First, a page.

Here are links to an excellent four part series on Modern Paganism and the Ancient Mysteries at the Egregores blog.
I had not heard of Sallustius before, and his treatise sounds like it was written in this century almost. And I have not read Gardner’s Witchcraft Today in many years, so was happy to find a link in the article to download a PDF of it once again. Here is a quote from Part One:
“In Chapter XIII of The Meaning of Witchcraft, Gardner states (on page 170 of the 2004 Weiser edition), regarding ancient forms of Paganism and their relevance to Wicca, that “the only kinds of paganism with which we are concerned here are those which may have had some influence on the witch cult.” Gardner then names three such sources of influence in particular: (1) “Druidism, the religion of the Celts”, (2) “the religion of the Great Mother Goddess or the old Hunting God”, and (3) “the Mystery Cults of the ancient world”.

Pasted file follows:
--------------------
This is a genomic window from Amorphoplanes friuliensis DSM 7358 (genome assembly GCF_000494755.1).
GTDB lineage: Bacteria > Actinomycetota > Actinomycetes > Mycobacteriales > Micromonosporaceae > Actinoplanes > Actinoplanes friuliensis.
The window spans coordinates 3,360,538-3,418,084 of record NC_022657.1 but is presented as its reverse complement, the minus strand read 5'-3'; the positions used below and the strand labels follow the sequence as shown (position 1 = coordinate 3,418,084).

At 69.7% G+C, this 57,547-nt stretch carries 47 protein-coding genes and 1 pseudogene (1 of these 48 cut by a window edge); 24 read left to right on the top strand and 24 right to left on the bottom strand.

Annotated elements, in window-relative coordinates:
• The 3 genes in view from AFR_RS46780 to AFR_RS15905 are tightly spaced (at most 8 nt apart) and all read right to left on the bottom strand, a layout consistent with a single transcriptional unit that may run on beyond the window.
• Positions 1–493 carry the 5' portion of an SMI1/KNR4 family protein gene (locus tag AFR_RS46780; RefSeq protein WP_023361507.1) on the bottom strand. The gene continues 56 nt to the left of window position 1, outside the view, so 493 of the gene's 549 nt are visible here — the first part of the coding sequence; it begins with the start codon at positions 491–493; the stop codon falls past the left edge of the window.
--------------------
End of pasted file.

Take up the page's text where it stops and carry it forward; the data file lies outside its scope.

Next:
Having cited the Mystery Religions as an important part of Wicca’s connection with the ancient Pagan past, Gardner then poses the question, “have we any way of ascertaining what the Mysteries taught?” To which he immediately provides the answer:
“Fortunately, we have. In the fourth century A.D., when paganism was engaged in a fierce struggle with the new creed of Christianity, Sallustius, who was a close personal friend of the Emperor Julian (called the Apostate because he tried to restore the old religion), wrote a treatise called Peri Theon kai Kosmou, About the Gods and the World. It is probable that this treatise was a kind of manifesto of the highest type of paganism prevailing at that time, and it is evident that its author was an initiate of the Mysteries.”
I recommend a full reading of these articles which are very interesting indeed, especially Part 2 about the problem of evil, a thorny topic in any religion and philosophy. Enjoy.